Historical Ecologies: Research Workshop on Nature, Capitalism, and Law

History 285D.001

Fall 2017
3205 Dwinelle
Day & Time: 
M 2-4
Class Number:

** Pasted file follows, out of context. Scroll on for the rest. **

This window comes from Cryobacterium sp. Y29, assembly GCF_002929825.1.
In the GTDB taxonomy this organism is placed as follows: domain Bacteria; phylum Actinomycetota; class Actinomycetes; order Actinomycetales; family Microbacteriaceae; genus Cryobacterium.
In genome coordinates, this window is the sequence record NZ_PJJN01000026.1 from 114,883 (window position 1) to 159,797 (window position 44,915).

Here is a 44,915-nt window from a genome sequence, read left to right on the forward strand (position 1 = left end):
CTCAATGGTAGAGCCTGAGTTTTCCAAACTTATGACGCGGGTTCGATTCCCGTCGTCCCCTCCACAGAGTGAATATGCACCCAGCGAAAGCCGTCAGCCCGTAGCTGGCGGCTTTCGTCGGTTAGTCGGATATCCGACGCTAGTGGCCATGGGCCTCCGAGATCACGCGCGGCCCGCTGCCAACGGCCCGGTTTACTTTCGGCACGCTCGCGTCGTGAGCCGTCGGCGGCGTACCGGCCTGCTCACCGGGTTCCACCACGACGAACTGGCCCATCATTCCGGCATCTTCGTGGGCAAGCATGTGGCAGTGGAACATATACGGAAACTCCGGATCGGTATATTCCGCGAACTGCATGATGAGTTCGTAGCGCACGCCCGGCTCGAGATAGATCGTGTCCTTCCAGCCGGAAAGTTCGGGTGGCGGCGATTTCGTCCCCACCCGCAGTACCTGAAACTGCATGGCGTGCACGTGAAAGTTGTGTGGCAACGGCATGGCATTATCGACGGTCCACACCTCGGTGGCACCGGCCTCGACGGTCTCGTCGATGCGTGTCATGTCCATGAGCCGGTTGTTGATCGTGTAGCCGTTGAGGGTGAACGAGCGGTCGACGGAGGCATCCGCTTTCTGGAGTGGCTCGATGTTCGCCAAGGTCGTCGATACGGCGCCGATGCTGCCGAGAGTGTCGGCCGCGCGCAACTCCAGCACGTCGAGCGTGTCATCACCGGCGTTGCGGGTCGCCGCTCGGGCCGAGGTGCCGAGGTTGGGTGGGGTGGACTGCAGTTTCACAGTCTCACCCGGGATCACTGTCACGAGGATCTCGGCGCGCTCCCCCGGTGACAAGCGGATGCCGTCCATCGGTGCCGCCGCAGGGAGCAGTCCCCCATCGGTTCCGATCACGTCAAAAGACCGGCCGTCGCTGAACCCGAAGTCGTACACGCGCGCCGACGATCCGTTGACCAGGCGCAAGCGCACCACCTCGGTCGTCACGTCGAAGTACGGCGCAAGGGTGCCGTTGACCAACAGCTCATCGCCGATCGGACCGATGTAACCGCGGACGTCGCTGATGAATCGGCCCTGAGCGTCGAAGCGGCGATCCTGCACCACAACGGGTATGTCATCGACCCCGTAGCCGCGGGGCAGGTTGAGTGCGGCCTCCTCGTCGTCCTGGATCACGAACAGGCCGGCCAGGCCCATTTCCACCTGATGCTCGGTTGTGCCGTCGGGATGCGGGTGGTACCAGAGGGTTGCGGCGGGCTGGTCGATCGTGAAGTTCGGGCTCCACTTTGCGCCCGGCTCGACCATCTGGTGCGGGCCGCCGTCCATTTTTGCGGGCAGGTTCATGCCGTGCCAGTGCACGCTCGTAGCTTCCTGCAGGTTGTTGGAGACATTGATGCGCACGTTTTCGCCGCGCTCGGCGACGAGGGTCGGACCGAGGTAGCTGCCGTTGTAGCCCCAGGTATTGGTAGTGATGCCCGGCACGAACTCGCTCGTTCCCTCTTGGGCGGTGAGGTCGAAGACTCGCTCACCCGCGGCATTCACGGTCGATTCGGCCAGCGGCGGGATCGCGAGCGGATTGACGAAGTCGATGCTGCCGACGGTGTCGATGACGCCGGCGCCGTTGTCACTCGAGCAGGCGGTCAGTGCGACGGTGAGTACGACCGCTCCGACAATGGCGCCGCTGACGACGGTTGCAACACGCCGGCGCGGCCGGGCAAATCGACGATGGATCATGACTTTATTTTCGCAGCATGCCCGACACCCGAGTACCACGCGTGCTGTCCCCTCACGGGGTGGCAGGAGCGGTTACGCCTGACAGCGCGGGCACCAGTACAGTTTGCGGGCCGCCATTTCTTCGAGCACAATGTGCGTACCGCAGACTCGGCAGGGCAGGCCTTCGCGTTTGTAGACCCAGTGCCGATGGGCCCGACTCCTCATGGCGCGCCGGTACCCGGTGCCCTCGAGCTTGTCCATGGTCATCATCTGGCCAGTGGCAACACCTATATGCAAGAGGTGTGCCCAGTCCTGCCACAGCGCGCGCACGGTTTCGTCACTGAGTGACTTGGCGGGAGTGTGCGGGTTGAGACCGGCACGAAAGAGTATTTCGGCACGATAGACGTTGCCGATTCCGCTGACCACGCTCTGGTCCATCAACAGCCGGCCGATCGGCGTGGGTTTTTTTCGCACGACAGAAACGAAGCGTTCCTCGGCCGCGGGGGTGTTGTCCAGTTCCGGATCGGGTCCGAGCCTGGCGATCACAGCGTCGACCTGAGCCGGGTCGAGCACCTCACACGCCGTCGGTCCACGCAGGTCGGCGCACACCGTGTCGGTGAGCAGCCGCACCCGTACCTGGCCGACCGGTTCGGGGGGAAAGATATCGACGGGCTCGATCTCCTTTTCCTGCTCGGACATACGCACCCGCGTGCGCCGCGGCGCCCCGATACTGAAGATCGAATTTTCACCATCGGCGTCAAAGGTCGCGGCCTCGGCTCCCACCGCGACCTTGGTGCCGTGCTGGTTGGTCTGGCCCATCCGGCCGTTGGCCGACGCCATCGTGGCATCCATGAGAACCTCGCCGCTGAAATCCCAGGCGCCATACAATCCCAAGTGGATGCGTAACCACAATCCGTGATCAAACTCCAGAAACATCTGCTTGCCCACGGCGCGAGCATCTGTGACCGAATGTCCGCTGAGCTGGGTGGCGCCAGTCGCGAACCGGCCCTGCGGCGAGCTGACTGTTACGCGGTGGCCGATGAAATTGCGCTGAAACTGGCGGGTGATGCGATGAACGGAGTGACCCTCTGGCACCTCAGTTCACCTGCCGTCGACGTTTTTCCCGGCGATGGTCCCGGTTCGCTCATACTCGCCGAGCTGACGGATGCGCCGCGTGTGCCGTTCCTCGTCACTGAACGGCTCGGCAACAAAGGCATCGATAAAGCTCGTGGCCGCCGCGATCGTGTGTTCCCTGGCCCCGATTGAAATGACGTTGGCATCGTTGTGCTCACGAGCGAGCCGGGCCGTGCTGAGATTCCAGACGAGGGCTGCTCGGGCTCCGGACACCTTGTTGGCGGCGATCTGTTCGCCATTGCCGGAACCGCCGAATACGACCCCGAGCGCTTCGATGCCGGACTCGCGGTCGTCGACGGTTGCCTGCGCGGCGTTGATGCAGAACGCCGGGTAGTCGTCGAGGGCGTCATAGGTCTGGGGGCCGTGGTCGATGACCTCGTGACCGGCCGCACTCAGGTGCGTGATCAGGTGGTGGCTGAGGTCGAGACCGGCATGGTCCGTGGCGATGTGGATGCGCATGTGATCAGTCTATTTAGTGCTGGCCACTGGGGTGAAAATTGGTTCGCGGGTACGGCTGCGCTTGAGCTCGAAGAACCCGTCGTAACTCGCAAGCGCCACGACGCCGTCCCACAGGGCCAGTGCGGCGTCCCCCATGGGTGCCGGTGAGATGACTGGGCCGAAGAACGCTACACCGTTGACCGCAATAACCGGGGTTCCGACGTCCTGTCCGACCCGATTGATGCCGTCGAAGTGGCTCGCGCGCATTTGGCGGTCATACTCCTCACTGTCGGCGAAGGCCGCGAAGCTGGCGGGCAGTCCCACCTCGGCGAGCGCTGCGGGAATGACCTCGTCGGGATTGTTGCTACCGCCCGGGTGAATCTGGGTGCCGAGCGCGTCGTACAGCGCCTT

This research workshop guides graduate students through the process of framing, researching, and writing an original, article-length paper in the field of environmental history, broadly construed. Students from all fields are welcome, but the workshop will be especially helpful for those working on topics that directly engage the historical relations among capitalism, law, and nature since 1492 and the Columbian Exchange. These include the changing place of non-human animals in society and the social imaginary; the rise and crisis of “cheap nature” and the distinctive modes of governance to which cheap nature gave rise; law’s role in naming, claiming, and ordering the natural world; anthropogenic environmental change; the advent of industrial, urban, and suburban ecosystems; the making, unmaking, and privatization of various commons; and the discursive (including legal but also literary, visual, and scientific) construction of distinctive spaces such as “the wilderness,” “the high seas,” “the hinterland,” and “the rust belt." For any topics or subfields in which I have limited or no expertise, I will consult with the relevant colleagues in History and other departments. The first two weeks of class will be devoted to reading articles on select themes in environmental history as a means of modeling a range (by no means exhaustive) of research and narrative strategies. We’ll then discuss how to refine your research topic and write a brief research prospectus. From there, class will be run as a workshop in which we’ll read and comment upon each other’s prospectuses and drafts.